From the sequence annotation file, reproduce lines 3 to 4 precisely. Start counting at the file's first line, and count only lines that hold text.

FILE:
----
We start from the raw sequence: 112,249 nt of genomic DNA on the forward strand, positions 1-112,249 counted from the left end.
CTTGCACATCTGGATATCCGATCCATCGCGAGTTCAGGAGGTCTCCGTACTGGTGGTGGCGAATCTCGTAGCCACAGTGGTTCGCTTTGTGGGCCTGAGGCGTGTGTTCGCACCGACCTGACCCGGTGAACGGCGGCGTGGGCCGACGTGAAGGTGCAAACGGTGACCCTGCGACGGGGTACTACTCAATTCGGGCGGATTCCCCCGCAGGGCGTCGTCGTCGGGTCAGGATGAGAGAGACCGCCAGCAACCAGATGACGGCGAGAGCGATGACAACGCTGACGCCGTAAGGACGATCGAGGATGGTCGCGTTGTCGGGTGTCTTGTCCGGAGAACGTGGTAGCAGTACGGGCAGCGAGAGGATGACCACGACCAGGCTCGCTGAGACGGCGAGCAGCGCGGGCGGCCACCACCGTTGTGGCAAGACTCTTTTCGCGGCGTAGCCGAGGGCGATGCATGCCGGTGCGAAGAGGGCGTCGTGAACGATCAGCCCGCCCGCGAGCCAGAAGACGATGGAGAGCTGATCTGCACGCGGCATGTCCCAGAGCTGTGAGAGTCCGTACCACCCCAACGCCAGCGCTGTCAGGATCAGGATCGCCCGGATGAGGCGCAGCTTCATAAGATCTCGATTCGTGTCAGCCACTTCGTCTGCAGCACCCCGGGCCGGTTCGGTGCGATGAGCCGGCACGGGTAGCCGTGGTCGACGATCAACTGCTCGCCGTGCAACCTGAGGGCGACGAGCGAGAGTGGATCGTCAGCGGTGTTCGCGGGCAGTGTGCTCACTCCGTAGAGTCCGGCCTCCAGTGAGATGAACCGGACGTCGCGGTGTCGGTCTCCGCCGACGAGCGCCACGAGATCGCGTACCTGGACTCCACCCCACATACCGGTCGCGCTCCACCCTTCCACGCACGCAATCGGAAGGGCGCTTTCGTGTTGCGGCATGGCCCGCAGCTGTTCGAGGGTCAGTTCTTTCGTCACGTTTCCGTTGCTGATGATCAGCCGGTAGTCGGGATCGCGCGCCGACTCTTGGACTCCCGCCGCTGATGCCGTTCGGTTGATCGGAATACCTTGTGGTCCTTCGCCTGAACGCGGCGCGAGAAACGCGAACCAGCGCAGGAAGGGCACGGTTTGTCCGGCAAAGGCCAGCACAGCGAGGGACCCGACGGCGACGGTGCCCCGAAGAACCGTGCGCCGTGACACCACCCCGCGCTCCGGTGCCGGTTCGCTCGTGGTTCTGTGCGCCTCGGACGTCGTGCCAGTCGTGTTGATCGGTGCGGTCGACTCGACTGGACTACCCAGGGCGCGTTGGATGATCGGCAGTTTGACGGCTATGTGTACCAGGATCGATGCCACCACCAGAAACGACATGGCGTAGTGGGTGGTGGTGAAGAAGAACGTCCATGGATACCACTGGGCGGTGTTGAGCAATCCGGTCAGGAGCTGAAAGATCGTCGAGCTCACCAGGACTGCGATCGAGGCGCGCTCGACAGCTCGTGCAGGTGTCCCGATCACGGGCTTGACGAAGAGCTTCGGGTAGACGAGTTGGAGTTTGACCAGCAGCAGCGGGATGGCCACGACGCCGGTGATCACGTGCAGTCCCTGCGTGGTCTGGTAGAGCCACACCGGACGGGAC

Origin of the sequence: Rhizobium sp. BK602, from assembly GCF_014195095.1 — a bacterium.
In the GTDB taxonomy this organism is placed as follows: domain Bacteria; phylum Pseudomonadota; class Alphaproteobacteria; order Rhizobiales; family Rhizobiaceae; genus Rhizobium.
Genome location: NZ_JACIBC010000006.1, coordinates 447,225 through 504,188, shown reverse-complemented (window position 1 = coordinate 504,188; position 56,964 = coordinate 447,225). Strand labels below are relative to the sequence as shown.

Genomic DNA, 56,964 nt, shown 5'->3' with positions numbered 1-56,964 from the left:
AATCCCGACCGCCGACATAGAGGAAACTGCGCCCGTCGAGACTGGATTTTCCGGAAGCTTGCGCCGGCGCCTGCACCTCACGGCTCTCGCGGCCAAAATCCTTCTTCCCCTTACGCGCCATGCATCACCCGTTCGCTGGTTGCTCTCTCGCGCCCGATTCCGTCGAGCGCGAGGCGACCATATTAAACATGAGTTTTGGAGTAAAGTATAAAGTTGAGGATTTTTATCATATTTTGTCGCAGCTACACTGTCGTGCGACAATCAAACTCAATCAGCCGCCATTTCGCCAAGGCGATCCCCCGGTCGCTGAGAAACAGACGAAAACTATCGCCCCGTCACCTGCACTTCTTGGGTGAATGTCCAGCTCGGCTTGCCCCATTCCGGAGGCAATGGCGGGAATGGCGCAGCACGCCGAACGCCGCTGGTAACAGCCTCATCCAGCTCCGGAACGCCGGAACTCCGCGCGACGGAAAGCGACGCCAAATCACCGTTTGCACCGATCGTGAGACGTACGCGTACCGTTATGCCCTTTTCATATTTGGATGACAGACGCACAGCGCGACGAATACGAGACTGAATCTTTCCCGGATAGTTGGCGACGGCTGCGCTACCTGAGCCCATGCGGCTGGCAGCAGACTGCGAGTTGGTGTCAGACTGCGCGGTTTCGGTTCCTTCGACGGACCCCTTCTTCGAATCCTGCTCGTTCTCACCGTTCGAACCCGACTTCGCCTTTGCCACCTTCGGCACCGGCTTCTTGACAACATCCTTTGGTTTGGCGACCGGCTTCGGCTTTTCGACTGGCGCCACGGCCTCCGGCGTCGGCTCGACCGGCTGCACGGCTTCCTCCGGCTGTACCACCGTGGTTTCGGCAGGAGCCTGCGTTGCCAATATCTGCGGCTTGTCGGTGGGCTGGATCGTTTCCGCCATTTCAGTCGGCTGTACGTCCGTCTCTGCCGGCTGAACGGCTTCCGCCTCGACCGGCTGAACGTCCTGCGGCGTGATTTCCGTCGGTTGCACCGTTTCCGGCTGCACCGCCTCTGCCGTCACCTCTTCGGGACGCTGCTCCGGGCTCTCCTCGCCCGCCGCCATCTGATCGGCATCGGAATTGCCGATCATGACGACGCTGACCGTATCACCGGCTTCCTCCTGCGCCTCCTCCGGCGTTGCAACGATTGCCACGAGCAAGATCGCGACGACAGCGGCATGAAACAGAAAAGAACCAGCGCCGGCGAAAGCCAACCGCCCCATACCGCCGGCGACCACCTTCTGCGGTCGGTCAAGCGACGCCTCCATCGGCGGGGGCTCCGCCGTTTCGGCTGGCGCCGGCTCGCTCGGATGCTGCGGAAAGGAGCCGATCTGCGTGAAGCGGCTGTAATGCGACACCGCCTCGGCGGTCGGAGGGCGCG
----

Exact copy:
Origin of the sequence: Rhizobium sp. BK602, from assembly GCF_014195095.1 — a bacterium.
In the GTDB taxonomy this organism is placed as follows: domain Bacteria; phylum Pseudomonadota; class Alphaproteobacteria; order Rhizobiales; family Rhizobiaceae; genus Rhizobium.